The Fairgrade group is seeking to lower the Fairfax school system’s cutoff for an A from 94 points to 90 on a 100-point scale, arguing that the higher bar hurts competitiveness in college admissions and scholarships.
Parents are nuts.
Every teacher and administrator is already aware of the growing problem of “grade inflation”. Average GPAs have significantly increased over the last decade or two. This could be that students are doing better than the used to do in school. Or it could mean that the same level of achievement earns better grades now than it used to. I’m betting that the latter is the more likely explanation.
I saw this very clearly when I was in school. Grades don’t reflect your aptitude, intelligence, or understanding of the subject matter. You don’t need to actually learn much useful material to get good grades. (And many of those who learn exceptionally well don’t get good grades.)
Good grades are usually the result of doing (or copying) all of the bullshit homework assignments, “note-taking” by copying all of the bold words and definitions out of the textbook, writing formulaic essays that barely fulfill page-length minimums by fluffing them up with meaningless padding, and memorizing the formulas for 36 hours to get you through the test, during which the teacher often leaves the room so you can cheat from your friends. Most people did this and got excellent 3.5+ GPAs so they could go to decent colleges, get decent grades there by doing the same things, and go on to awful big-company insurance jobs or glamorous careers selling clothes at the mall.
That’s not the route I took. I only ever copied a handful of assignments (and only to barely pass senior-year Latin class — thanks, Deena!). Usually, I just didn’t do my homework because I knew it was bullshit. I never took notes, even when we were required to. I wrote concisely and never even approached the page-length minimums. I bombed any test that was based on memorization (but aced the ones based on understanding), and I never cheated on a test, even when literally everyone else in the classroom was. As a result, I had a “bad” 3.0 GPA in high school, then I moved on to college and did far worse (homework counted a lot more and I never learned how to truly study), and I barely graduated (6 months late) with a GPA that I don’t even know but that’s probably in the low-2 range. I’m useful in the real world and have a great job doing what I love.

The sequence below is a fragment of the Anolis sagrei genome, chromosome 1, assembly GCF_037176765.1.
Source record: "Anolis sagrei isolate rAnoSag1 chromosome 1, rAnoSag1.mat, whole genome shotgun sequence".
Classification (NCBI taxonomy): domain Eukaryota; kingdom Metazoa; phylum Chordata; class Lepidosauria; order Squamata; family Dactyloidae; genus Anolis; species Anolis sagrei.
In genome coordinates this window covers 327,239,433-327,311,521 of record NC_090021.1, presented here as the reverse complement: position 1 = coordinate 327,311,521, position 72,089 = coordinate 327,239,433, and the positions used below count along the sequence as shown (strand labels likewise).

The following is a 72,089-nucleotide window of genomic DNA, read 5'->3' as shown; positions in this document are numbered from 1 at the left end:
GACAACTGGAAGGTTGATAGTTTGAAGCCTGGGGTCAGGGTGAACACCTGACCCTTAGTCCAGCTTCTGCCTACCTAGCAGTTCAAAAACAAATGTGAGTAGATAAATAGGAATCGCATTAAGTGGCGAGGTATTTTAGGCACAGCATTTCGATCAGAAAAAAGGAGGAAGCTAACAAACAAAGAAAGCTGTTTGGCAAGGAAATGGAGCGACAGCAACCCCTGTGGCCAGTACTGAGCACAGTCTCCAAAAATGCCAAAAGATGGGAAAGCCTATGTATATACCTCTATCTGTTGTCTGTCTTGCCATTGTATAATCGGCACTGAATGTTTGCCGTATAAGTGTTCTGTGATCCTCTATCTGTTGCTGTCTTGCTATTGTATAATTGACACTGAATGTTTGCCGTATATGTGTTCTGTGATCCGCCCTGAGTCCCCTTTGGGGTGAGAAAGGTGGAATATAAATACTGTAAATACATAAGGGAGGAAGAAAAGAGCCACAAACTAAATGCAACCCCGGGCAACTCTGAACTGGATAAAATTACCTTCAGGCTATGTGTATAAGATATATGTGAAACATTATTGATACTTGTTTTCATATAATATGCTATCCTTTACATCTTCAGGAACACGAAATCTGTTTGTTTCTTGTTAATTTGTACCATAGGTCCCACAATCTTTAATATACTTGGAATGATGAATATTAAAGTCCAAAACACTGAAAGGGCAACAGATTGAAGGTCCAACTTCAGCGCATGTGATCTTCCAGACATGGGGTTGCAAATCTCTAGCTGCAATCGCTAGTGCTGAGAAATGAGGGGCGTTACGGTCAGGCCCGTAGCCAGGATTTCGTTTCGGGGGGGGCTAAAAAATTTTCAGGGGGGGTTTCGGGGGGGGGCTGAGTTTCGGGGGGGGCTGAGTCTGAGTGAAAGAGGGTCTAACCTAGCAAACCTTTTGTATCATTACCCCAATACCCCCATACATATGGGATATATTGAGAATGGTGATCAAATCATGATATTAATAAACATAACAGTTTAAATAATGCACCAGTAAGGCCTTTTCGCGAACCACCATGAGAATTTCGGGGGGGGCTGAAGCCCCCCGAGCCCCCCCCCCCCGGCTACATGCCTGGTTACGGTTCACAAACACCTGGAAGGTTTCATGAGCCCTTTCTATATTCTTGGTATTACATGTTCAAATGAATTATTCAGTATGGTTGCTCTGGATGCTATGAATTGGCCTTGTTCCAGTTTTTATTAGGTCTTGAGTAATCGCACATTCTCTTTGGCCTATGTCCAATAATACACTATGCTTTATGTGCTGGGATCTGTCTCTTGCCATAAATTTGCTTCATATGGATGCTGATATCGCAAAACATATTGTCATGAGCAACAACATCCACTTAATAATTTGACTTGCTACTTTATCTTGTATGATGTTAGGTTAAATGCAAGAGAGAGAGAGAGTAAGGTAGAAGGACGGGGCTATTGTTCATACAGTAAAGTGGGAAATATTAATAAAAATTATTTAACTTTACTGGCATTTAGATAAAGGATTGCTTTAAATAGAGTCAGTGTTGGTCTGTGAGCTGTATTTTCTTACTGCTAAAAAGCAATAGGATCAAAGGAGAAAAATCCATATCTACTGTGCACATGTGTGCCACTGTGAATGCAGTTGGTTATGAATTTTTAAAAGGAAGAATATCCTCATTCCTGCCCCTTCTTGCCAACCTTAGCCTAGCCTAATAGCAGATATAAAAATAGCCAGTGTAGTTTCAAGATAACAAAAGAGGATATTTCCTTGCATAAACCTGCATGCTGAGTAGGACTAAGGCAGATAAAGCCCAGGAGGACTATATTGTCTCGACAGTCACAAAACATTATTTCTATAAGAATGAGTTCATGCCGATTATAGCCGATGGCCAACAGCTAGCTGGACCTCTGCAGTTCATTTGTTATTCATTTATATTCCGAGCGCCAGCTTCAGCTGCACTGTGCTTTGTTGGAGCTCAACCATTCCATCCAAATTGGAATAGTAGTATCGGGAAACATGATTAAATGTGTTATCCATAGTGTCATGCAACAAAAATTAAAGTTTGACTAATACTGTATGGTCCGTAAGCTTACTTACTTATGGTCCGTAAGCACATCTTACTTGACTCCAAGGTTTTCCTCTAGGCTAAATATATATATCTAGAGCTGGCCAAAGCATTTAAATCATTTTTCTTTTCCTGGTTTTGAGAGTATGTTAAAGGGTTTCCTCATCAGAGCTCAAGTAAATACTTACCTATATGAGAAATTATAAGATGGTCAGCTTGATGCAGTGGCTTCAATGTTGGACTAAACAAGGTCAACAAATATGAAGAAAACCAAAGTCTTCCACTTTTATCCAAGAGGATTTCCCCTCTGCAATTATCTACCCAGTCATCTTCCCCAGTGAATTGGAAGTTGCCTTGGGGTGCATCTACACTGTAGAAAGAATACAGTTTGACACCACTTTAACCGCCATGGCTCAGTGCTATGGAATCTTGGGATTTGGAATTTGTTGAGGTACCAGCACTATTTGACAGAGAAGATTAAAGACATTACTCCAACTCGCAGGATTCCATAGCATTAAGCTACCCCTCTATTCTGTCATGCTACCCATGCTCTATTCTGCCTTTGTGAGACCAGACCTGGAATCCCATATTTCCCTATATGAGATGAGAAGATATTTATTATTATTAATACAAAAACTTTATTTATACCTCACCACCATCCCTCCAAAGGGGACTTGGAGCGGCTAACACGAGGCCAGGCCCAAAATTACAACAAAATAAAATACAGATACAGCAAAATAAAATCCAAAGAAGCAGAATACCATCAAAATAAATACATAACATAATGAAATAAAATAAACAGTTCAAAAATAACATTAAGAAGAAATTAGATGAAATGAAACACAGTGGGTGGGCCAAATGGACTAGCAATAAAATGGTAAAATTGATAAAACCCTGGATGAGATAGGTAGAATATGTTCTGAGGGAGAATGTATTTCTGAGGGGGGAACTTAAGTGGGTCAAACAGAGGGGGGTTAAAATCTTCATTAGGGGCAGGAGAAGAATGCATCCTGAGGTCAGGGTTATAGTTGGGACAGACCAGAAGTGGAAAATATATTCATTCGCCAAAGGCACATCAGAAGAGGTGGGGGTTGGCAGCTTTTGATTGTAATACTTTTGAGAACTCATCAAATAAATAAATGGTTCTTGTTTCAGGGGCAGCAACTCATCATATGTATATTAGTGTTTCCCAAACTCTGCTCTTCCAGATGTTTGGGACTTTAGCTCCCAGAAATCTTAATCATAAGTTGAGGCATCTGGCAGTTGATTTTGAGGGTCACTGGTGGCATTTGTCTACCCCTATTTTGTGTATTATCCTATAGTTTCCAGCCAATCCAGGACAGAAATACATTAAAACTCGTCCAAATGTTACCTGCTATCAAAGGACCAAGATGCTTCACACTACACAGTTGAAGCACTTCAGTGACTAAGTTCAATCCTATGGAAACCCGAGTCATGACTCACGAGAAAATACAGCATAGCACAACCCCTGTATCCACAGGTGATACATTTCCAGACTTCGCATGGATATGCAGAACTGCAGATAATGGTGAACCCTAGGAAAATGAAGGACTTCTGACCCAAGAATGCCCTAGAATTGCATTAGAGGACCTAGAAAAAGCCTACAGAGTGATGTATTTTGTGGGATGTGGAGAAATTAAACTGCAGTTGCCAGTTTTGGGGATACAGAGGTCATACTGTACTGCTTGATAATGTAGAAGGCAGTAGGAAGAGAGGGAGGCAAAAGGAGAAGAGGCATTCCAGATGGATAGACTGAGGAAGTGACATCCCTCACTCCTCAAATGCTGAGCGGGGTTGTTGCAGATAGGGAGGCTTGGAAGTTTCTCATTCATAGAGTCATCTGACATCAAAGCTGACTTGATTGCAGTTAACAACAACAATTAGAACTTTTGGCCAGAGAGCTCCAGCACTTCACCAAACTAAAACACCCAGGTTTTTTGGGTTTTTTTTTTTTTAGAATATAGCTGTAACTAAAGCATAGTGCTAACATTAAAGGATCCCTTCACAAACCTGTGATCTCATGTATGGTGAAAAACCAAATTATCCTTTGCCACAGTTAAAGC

Most people from my generation can’t really do anything else in the real world except bullshit jobs because nobody ever held them to very high standards. They don’t know how to recognize their flaws and improve themselves because everyone always told them that they were doing great and they could do anything just by wanting to. They never ask good questions, nor do they know how or why they should, because they’re taught to shut up and accept whatever the teachers and textbooks tell them. They can’t write because they were taught that every essay needed to be written in Bing-Bang-Bongo format, and nobody ever significantly penalized them for incorrect grammar or spelling. They never really needed to understand the material, only memorize this chapter in the textbook until the test. And even if they did poorly on tests, they could easily pull an A or B in the class just by doing all of the bullshit homework (regardless of how well it was done).
I had to truly understand the material because I needed to accomplish the opposite: I’d get near-zero homework grades because I’d never do it, so I needed (and usually got) near-100% test grades to make up the difference. I’d barely pull through and get a C most of the time. I knew the material inside and out. And I still know far more of it than most of my classmate sheep who got excellent grades by doing everything “right”. (I also owe a lot to exposing myself to the thorough, constant, effective criticism of the internet, which constantly forces me to improve myself, and for which I am eternally grateful.)
You can understand why I don’t trust the validity of grades.